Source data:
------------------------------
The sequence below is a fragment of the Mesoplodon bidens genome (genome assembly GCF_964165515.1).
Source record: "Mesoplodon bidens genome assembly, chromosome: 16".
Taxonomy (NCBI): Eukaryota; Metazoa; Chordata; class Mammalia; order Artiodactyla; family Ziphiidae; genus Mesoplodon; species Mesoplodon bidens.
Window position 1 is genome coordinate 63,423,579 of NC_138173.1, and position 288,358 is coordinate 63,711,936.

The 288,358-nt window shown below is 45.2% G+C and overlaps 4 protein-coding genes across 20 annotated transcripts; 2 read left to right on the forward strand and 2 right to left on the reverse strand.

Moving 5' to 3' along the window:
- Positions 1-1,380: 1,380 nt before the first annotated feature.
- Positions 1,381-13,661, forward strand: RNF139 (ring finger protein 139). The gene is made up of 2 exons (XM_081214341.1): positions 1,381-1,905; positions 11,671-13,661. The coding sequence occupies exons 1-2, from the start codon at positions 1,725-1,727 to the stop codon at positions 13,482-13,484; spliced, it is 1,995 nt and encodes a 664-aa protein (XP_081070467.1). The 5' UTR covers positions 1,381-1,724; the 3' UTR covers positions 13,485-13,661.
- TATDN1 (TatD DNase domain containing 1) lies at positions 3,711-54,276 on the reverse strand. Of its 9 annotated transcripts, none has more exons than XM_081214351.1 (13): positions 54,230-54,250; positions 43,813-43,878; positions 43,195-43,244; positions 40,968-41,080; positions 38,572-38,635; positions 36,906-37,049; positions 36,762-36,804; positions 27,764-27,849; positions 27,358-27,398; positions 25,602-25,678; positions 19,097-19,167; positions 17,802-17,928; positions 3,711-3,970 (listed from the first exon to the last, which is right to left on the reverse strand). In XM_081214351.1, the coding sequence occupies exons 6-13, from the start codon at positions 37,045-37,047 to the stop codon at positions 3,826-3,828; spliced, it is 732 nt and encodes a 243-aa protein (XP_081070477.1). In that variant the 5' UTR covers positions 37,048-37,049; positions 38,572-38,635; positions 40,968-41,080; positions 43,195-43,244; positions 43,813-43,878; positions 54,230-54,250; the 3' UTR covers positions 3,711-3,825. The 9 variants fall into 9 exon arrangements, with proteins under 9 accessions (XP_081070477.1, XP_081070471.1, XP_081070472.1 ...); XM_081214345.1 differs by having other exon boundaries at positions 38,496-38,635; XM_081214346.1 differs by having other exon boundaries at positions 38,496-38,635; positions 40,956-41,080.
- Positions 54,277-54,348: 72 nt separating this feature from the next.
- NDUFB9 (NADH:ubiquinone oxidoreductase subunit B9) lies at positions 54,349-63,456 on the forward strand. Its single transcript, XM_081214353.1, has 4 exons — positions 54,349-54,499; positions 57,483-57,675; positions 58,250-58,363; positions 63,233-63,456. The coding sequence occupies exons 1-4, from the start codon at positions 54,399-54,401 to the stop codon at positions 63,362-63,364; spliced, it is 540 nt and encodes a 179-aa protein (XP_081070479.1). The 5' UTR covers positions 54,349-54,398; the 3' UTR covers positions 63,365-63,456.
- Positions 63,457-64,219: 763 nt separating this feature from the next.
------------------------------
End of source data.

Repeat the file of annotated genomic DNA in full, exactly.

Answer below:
The sequence below is a fragment of the Mesoplodon bidens genome (genome assembly GCF_964165515.1).
Source record: "Mesoplodon bidens genome assembly, chromosome: 16".
Taxonomy (NCBI): Eukaryota; Metazoa; Chordata; class Mammalia; order Artiodactyla; family Ziphiidae; genus Mesoplodon; species Mesoplodon bidens.
Window position 1 is genome coordinate 63,423,579 of NC_138173.1, and position 288,358 is coordinate 63,711,936.

The 288,358-nt window shown below is 45.2% G+C and overlaps 4 protein-coding genes across 20 annotated transcripts; 2 read left to right on the forward strand and 2 right to left on the reverse strand.

Moving 5' to 3' along the window:
- Positions 1-1,380: 1,380 nt before the first annotated feature.
- Positions 1,381-13,661, forward strand: RNF139 (ring finger protein 139). The gene is made up of 2 exons (XM_081214341.1): positions 1,381-1,905; positions 11,671-13,661. The coding sequence occupies exons 1-2, from the start codon at positions 1,725-1,727 to the stop codon at positions 13,482-13,484; spliced, it is 1,995 nt and encodes a 664-aa protein (XP_081070467.1). The 5' UTR covers positions 1,381-1,724; the 3' UTR covers positions 13,485-13,661.
- TATDN1 (TatD DNase domain containing 1) lies at positions 3,711-54,276 on the reverse strand. Of its 9 annotated transcripts, none has more exons than XM_081214351.1 (13): positions 54,230-54,250; positions 43,813-43,878; positions 43,195-43,244; positions 40,968-41,080; positions 38,572-38,635; positions 36,906-37,049; positions 36,762-36,804; positions 27,764-27,849; positions 27,358-27,398; positions 25,602-25,678; positions 19,097-19,167; positions 17,802-17,928; positions 3,711-3,970 (listed from the first exon to the last, which is right to left on the reverse strand). In XM_081214351.1, the coding sequence occupies exons 6-13, from the start codon at positions 37,045-37,047 to the stop codon at positions 3,826-3,828; spliced, it is 732 nt and encodes a 243-aa protein (XP_081070477.1). In that variant the 5' UTR covers positions 37,048-37,049; positions 38,572-38,635; positions 40,968-41,080; positions 43,195-43,244; positions 43,813-43,878; positions 54,230-54,250; the 3' UTR covers positions 3,711-3,825. The 9 variants fall into 9 exon arrangements, with proteins under 9 accessions (XP_081070477.1, XP_081070471.1, XP_081070472.1 ...); XM_081214345.1 differs by having other exon boundaries at positions 38,496-38,635; XM_081214346.1 differs by having other exon boundaries at positions 38,496-38,635; positions 40,956-41,080.
- Positions 54,277-54,348: 72 nt separating this feature from the next.
- NDUFB9 (NADH:ubiquinone oxidoreductase subunit B9) lies at positions 54,349-63,456 on the forward strand. Its single transcript, XM_081214353.1, has 4 exons — positions 54,349-54,499; positions 57,483-57,675; positions 58,250-58,363; positions 63,233-63,456. The coding sequence occupies exons 1-4, from the start codon at positions 54,399-54,401 to the stop codon at positions 63,362-63,364; spliced, it is 540 nt and encodes a 179-aa protein (XP_081070479.1). The 5' UTR covers positions 54,349-54,398; the 3' UTR covers positions 63,365-63,456.
- Positions 63,457-64,219: 763 nt separating this feature from the next.